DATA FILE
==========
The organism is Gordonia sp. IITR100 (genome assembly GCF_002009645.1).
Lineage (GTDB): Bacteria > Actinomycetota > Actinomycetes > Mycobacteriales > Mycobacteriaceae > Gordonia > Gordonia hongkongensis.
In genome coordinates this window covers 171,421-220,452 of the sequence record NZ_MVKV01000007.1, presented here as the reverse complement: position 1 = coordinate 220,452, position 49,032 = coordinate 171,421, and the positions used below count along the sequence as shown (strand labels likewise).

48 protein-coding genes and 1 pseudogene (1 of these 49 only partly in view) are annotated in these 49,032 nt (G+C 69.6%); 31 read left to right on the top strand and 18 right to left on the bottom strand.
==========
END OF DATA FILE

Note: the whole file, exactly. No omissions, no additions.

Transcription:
The organism is Gordonia sp. IITR100 (genome assembly GCF_002009645.1).
Lineage (GTDB): Bacteria > Actinomycetota > Actinomycetes > Mycobacteriales > Mycobacteriaceae > Gordonia > Gordonia hongkongensis.
In genome coordinates this window covers 171,421-220,452 of the sequence record NZ_MVKV01000007.1, presented here as the reverse complement: position 1 = coordinate 220,452, position 49,032 = coordinate 171,421, and the positions used below count along the sequence as shown (strand labels likewise).

48 protein-coding genes and 1 pseudogene (1 of these 49 only partly in view) are annotated in these 49,032 nt (G+C 69.6%); 31 read left to right on the top strand and 18 right to left on the bottom strand.